1388. Impact of Doffing Errors on Healthcare Worker (HCW) Self Contamination When Caring for Patients on Contact Precautions (CP)
Session: Poster Abstract Session: HAI: Occupational Health
Friday, October 28, 2016
Room: Poster Hall
Background: One putative path of hospital transmission of potential pathogens is by HCWs who contaminate their hands and/or clothing during patient contact. The role of errors in doffing of personal protective equipment (PPE) in HCW contamination is unknown.

Methods: We conducted an observational study to determine the impact of doffing errors on HCW contamination with multi-drug resistant organisms (MDROs) in 4 intensive care units (ICUs) at a large academic medical center from 9/2015-2/2016. HCWs who cared for patients on CP for methicillin-resistant S. aureus (MRSA), vancomycin resistant Enterococci (VRE), and multi-drug resistant gram negative bacilli (MDR-GNB) were enrolled. Samples were collected from standardized areas of patient body sites and high-touch environmental surfaces in patient rooms using nylon flocked swabs and cultured using selective and differential media. Contact plates with neutralizer were also used for environmental sampling. HCW hands, gloves, PPE, and equipment (e.g., phone, stethoscope) were sampled pre- and post-patient encounter. Research personnel observed PPE doffing and coded errors based on CDC recommendations.

Results: 125 HCWs were enrolled; most were nurses (66.4%) or physicians (19.2%). 95 patients were on CP for MRSA, 16 for VRE, and 14 for MDR-GNB. Patients were in the following ICUs: medical (45), surgical (34), cardiac (22), and neurologic (24). Among 5,125 cultured sites, 653 (12.7%) yielded the target MDRO. 45 (36%) HCWs were contaminated after patient encounters. 4 (3.2%) and 38 (30.4%) HCWs had the target MDRO on hands or PPE, respectively. 49 (39.2%) HCWs made multiple doffing errors and were more likely to have contaminated clothes following a patient encounter (RR 4.69, p=.04). All 4 HCWs with hand contamination made doffing errors. There was higher risk of hand contamination when gloves were removed before gowns during PPE doffing (RR 11.76, p = .025).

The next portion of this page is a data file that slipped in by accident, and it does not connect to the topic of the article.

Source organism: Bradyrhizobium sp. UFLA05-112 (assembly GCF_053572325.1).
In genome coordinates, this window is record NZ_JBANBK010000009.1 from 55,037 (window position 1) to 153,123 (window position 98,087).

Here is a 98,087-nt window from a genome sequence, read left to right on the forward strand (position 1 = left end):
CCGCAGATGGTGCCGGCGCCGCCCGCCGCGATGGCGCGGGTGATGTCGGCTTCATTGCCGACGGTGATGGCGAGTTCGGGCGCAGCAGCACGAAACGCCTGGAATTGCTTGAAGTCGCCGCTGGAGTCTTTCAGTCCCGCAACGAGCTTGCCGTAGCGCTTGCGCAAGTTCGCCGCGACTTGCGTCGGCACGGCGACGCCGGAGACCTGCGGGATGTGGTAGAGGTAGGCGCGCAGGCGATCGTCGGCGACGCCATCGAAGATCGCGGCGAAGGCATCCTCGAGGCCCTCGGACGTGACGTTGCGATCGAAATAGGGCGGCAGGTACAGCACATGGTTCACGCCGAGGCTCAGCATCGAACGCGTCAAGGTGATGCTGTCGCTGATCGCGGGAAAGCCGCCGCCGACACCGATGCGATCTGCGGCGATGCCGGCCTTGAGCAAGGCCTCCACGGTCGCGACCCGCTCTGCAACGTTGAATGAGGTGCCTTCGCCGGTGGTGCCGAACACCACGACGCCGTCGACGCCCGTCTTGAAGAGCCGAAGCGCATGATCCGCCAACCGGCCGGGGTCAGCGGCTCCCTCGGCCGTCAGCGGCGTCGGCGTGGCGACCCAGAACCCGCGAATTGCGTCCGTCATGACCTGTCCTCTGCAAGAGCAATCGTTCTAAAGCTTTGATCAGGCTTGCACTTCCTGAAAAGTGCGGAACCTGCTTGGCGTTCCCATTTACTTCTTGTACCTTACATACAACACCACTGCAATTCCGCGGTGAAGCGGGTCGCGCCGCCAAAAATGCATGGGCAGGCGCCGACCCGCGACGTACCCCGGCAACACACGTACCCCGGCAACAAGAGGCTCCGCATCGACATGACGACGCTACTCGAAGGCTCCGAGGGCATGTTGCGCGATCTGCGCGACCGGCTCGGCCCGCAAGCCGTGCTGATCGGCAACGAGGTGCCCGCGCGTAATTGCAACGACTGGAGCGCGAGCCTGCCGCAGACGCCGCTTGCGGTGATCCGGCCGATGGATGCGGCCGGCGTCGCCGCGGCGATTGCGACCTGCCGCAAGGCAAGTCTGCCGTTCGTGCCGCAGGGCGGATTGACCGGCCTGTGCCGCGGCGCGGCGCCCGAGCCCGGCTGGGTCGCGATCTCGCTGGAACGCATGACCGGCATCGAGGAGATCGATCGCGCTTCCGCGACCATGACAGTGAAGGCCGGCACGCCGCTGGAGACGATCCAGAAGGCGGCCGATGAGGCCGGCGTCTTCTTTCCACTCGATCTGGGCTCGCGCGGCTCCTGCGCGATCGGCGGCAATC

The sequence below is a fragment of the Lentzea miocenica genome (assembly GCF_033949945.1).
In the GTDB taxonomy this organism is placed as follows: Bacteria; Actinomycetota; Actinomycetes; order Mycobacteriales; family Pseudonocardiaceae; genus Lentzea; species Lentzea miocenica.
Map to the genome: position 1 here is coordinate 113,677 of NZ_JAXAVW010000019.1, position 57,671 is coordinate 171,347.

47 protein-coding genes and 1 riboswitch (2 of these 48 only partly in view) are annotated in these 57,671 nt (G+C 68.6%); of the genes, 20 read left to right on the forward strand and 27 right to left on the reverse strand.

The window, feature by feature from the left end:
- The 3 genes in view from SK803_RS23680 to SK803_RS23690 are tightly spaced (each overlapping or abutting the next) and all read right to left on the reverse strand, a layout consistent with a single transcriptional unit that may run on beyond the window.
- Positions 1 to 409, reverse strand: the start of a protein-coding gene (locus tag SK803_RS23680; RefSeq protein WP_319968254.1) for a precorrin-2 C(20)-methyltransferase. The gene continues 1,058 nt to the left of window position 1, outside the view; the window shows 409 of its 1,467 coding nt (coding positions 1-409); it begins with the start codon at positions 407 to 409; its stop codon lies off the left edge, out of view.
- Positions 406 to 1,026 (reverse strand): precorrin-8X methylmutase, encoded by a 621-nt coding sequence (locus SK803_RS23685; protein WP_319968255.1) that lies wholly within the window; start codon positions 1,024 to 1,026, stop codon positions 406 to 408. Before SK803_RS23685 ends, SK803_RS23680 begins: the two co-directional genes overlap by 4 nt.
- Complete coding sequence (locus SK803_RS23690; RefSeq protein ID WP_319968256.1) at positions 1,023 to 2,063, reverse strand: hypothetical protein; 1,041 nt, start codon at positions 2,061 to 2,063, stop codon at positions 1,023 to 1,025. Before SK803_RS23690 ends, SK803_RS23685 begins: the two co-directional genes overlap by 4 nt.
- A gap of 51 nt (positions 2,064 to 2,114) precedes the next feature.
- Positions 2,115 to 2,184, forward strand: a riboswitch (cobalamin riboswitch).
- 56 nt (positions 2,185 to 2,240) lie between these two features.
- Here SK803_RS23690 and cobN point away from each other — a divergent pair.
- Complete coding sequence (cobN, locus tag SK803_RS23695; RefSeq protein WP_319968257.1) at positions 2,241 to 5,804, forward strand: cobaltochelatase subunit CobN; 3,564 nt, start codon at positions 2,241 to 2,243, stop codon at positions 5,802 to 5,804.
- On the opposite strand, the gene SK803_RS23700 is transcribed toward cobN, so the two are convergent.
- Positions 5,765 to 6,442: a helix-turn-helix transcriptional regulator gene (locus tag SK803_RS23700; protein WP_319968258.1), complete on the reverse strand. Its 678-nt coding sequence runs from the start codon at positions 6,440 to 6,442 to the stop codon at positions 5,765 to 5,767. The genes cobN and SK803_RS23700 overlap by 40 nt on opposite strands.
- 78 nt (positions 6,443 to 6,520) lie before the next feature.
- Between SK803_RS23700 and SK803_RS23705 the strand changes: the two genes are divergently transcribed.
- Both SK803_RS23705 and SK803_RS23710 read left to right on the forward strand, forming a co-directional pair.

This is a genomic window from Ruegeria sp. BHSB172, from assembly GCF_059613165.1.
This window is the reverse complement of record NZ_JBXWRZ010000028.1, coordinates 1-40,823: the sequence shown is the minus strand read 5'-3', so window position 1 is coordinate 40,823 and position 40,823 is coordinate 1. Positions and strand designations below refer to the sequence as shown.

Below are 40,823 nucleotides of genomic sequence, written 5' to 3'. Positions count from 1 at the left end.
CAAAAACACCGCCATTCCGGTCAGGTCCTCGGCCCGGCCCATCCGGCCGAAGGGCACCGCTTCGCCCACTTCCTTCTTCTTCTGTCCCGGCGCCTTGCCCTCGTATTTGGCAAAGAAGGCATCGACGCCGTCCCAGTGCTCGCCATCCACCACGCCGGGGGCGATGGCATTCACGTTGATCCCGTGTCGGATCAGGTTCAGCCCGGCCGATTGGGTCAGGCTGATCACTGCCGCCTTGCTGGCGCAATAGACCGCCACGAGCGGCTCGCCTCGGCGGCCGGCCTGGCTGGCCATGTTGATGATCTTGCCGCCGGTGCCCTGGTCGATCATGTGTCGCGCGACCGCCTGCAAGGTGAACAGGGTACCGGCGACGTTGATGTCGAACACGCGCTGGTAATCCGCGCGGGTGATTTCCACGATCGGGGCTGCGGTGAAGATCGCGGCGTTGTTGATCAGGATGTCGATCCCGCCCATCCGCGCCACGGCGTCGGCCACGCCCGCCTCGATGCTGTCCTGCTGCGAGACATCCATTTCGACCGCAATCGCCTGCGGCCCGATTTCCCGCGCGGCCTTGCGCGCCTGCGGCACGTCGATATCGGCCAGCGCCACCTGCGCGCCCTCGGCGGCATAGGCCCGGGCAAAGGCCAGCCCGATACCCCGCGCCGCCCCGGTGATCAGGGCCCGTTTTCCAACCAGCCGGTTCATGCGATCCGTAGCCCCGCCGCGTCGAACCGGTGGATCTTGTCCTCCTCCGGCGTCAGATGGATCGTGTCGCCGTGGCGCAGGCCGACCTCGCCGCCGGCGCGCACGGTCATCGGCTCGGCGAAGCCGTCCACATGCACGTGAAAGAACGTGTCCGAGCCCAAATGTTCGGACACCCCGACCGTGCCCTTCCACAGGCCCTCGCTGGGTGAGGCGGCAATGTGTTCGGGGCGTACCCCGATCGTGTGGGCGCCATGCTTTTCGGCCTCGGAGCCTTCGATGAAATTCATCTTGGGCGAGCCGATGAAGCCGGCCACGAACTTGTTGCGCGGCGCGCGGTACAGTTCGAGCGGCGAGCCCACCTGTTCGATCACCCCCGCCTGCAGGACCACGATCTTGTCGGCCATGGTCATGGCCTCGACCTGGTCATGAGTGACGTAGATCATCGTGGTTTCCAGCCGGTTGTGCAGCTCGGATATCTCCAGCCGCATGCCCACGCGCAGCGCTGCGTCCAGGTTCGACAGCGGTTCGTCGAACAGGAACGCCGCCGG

Conclusion: When caring for patients on CP for MDROs, HCWs appear to have differential risk for hand contamination based on their method of doffing PPE. An intervention on reducing errors in PPE doffing, even as simple as reinforcing the preferred order of doffing, may reduce HCW contamination with MDROs.

Koh Okamoto, MD1, Yoona Rhee, MD, ScM1, Michael Schoeny, PhD2, Karen Lolans, BS1, Jennifer Cheng, DO3, Shivani Reddy, DO1, Efrain Salazar, BS4, George Warpinski, BA5, Melanie Carr, BS1, Grace Mcilroy, BS6, Patriacia Mangan, BS6, Robert A. Weinstein, MD7, Mary K. Hayden, MD, FIDSA, FSHEA8, Kyle Popovich, MD1 and For the CDC Prevention Epicenters Program, .9, (1)Rush University Medical Center, Chicago, IL, (2)Rush University, Chicago, IL, (3)Infectious Disease, Rush University Medical Center, Chicago, IL, (4)Rush University, , College of Health Sciences, chicago, IL, (5)Rush Medical College, Chicago, IL, (6)Rush University Medical Center, chicago, IL, (7)Cook County Health and Hospitals System, Chicago, IL, (8)Internal Medicine (Infectious Diseases) and Pathology, Rush University Medical Center, Chicago, IL, (9)CDC, Atlanta, GA


K. Okamoto, None

Y. Rhee, None

M. Schoeny, None

K. Lolans, None

J. Cheng, None

S. Reddy, None

E. Salazar, None

G. Warpinski, None

M. Carr, None

G. Mcilroy, None

P. Mangan, None

R. A. Weinstein, None

M. K. Hayden, None

K. Popovich, None

F. T. CDC Prevention Epicenters Program, None

Findings in the abstracts are embargoed until 12:01 a.m. CDT, Wednesday Oct. 26th with the exception of research findings presented at the IDWeek press conferences.